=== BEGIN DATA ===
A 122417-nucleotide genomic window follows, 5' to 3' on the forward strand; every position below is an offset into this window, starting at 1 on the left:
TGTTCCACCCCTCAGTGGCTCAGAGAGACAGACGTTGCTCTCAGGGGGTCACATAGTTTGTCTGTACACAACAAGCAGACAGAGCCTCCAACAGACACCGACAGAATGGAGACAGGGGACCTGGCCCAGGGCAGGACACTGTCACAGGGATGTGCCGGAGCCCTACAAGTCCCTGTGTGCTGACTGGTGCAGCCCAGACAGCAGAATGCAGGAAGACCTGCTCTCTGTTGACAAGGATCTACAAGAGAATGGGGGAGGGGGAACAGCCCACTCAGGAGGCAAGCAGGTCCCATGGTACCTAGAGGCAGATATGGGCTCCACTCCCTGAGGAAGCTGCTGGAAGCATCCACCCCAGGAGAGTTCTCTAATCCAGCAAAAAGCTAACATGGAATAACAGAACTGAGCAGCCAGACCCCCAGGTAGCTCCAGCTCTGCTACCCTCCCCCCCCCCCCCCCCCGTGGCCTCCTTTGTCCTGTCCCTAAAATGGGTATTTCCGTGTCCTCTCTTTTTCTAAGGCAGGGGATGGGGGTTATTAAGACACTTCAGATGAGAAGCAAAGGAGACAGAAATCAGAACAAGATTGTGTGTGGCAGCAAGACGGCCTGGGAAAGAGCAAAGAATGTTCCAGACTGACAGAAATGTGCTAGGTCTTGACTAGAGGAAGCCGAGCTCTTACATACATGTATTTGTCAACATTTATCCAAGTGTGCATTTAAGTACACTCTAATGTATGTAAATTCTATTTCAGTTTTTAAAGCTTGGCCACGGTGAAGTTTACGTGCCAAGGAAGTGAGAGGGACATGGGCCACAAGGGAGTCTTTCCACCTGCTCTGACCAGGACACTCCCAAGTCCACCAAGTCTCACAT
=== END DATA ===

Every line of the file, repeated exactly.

A 122417-nucleotide genomic window follows, 5' to 3' on the forward strand; every position below is an offset into this window, starting at 1 on the left:
TGTTCCACCCCTCAGTGGCTCAGAGAGACAGACGTTGCTCTCAGGGGGTCACATAGTTTGTCTGTACACAACAAGCAGACAGAGCCTCCAACAGACACCGACAGAATGGAGACAGGGGACCTGGCCCAGGGCAGGACACTGTCACAGGGATGTGCCGGAGCCCTACAAGTCCCTGTGTGCTGACTGGTGCAGCCCAGACAGCAGAATGCAGGAAGACCTGCTCTCTGTTGACAAGGATCTACAAGAGAATGGGGGAGGGGGAACAGCCCACTCAGGAGGCAAGCAGGTCCCATGGTACCTAGAGGCAGATATGGGCTCCACTCCCTGAGGAAGCTGCTGGAAGCATCCACCCCAGGAGAGTTCTCTAATCCAGCAAAAAGCTAACATGGAATAACAGAACTGAGCAGCCAGACCCCCAGGTAGCTCCAGCTCTGCTACCCTCCCCCCCCCCCCCCCCCGTGGCCTCCTTTGTCCTGTCCCTAAAATGGGTATTTCCGTGTCCTCTCTTTTTCTAAGGCAGGGGATGGGGGTTATTAAGACACTTCAGATGAGAAGCAAAGGAGACAGAAATCAGAACAAGATTGTGTGTGGCAGCAAGACGGCCTGGGAAAGAGCAAAGAATGTTCCAGACTGACAGAAATGTGCTAGGTCTTGACTAGAGGAAGCCGAGCTCTTACATACATGTATTTGTCAACATTTATCCAAGTGTGCATTTAAGTACACTCTAATGTATGTAAATTCTATTTCAGTTTTTAAAGCTTGGCCACGGTGAAGTTTACGTGCCAAGGAAGTGAGAGGGACATGGGCCACAAGGGAGTCTTTCCACCTGCTCTGACCAGGACACTCCCAAGTCCACCAAGTCTCACAT